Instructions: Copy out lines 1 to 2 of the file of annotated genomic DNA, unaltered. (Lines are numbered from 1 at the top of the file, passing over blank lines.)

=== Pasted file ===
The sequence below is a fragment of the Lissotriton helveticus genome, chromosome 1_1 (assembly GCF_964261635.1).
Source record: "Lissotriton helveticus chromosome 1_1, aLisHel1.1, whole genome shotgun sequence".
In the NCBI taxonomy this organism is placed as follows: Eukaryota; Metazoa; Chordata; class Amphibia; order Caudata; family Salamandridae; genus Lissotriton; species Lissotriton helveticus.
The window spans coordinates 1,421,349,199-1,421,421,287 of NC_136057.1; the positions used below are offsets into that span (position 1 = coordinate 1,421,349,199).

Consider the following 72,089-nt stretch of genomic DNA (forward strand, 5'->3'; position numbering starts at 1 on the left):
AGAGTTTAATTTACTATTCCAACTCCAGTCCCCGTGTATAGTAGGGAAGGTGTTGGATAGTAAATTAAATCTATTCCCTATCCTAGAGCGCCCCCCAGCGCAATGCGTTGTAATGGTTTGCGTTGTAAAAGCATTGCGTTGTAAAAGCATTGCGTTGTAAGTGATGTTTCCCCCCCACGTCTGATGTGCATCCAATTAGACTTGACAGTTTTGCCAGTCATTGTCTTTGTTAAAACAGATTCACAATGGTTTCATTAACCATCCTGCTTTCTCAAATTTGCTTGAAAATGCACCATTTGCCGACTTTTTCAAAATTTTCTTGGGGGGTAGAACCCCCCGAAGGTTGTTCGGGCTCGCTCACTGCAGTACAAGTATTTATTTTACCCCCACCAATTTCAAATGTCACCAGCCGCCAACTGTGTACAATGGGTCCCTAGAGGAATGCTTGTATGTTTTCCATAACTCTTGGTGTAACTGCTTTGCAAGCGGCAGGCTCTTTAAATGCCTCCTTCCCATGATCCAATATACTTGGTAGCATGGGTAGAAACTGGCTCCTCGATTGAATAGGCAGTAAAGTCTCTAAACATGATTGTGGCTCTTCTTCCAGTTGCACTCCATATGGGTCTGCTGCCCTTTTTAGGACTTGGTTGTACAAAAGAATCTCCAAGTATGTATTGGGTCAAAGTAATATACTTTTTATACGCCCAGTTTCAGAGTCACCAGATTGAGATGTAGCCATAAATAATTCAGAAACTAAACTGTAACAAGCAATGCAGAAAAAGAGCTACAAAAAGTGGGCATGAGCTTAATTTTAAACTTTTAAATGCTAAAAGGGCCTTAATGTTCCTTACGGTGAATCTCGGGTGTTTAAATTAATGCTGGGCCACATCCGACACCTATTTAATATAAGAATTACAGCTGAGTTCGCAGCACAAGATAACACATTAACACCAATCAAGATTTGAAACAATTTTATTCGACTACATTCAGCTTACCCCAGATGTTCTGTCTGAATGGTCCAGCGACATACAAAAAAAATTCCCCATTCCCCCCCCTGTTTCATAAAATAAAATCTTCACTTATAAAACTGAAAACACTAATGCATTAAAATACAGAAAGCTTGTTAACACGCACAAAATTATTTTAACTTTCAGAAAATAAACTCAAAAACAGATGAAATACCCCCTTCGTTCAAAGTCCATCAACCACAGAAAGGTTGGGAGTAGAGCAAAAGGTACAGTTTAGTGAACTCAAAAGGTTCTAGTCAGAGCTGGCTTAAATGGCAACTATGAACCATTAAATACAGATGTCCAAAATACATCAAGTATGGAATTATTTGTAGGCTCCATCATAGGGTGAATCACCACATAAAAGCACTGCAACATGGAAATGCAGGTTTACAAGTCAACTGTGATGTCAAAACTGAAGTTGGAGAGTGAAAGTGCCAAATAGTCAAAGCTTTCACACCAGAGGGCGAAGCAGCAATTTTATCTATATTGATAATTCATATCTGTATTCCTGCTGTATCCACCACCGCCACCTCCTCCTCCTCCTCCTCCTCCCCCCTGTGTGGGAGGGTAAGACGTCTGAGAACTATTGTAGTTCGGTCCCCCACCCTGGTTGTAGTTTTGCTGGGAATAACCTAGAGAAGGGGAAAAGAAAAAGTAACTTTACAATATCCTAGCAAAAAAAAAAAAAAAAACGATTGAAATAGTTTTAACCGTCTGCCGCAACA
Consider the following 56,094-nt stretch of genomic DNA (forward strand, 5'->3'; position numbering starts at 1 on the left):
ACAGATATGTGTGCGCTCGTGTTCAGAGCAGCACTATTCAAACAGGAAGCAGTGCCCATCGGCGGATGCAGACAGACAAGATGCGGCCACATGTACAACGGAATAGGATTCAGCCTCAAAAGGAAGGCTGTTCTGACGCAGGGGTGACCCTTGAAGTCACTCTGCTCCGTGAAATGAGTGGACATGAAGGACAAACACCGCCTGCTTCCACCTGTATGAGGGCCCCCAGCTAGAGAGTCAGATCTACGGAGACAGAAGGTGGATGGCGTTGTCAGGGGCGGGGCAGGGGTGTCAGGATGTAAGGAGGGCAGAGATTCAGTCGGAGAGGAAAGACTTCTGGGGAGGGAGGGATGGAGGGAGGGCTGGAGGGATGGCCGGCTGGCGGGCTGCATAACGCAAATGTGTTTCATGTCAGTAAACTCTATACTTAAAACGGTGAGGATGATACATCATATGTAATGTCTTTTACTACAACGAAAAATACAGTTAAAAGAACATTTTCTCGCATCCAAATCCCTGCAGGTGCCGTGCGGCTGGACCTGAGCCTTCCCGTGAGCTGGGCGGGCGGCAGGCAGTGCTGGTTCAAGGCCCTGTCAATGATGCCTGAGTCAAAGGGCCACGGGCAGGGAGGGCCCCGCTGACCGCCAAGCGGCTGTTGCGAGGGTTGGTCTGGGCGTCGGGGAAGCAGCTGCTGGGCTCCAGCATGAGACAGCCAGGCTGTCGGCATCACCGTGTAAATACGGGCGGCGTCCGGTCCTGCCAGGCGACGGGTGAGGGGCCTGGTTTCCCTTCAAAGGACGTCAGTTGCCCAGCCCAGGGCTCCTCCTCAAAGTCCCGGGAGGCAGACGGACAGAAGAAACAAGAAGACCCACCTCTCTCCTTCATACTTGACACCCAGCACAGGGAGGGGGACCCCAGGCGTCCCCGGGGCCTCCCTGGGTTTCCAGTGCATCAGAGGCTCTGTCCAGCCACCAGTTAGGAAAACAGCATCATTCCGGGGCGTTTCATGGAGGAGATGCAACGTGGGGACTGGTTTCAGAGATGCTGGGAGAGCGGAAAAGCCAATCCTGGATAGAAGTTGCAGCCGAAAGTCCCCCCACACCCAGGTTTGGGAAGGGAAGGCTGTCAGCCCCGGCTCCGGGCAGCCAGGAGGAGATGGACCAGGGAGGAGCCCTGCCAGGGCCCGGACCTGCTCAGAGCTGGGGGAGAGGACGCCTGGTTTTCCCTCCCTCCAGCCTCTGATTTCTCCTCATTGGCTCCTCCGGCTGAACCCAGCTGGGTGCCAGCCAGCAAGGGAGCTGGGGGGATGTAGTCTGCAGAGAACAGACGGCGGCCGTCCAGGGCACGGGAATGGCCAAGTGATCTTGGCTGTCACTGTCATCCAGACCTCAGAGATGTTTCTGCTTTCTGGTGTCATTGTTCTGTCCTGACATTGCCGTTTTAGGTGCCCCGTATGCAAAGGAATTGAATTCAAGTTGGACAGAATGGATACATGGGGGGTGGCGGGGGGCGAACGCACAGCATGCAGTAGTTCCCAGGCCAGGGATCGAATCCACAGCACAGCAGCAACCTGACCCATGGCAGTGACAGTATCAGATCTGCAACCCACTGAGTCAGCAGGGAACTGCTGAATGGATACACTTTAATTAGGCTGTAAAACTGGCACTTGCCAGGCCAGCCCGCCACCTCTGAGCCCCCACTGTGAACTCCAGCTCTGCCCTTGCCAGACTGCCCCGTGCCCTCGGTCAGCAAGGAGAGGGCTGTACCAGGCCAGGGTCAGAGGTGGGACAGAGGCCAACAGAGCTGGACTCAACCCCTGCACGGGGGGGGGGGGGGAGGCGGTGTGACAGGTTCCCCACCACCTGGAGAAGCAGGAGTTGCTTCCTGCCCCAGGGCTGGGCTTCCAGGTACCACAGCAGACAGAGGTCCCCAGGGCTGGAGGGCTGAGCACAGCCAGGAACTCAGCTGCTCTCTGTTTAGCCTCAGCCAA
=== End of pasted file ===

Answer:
The sequence below is a fragment of the Lissotriton helveticus genome, chromosome 1_1 (assembly GCF_964261635.1).
Source record: "Lissotriton helveticus chromosome 1_1, aLisHel1.1, whole genome shotgun sequence".